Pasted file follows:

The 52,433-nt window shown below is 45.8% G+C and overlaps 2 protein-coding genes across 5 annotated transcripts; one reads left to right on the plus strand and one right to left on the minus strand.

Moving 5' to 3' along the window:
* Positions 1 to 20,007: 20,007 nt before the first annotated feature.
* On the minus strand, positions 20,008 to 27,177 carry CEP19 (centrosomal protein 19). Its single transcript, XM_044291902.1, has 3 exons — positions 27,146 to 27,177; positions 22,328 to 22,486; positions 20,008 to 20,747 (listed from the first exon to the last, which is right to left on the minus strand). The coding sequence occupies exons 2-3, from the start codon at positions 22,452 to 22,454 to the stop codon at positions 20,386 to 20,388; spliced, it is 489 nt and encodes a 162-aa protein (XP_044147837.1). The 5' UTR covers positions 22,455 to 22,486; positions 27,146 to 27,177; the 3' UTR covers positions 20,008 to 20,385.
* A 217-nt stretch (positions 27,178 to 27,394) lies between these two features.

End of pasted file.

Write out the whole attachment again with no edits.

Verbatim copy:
The 52,433-nt window shown below is 45.8% G+C and overlaps 2 protein-coding genes across 5 annotated transcripts; one reads left to right on the plus strand and one right to left on the minus strand.

Moving 5' to 3' along the window:
* Positions 1 to 20,007: 20,007 nt before the first annotated feature.
* On the minus strand, positions 20,008 to 27,177 carry CEP19 (centrosomal protein 19). Its single transcript, XM_044291902.1, has 3 exons — positions 27,146 to 27,177; positions 22,328 to 22,486; positions 20,008 to 20,747 (listed from the first exon to the last, which is right to left on the minus strand). The coding sequence occupies exons 2-3, from the start codon at positions 22,452 to 22,454 to the stop codon at positions 20,386 to 20,388; spliced, it is 489 nt and encodes a 162-aa protein (XP_044147837.1). The 5' UTR covers positions 22,455 to 22,486; positions 27,146 to 27,177; the 3' UTR covers positions 20,008 to 20,385.
* A 217-nt stretch (positions 27,178 to 27,394) lies between these two features.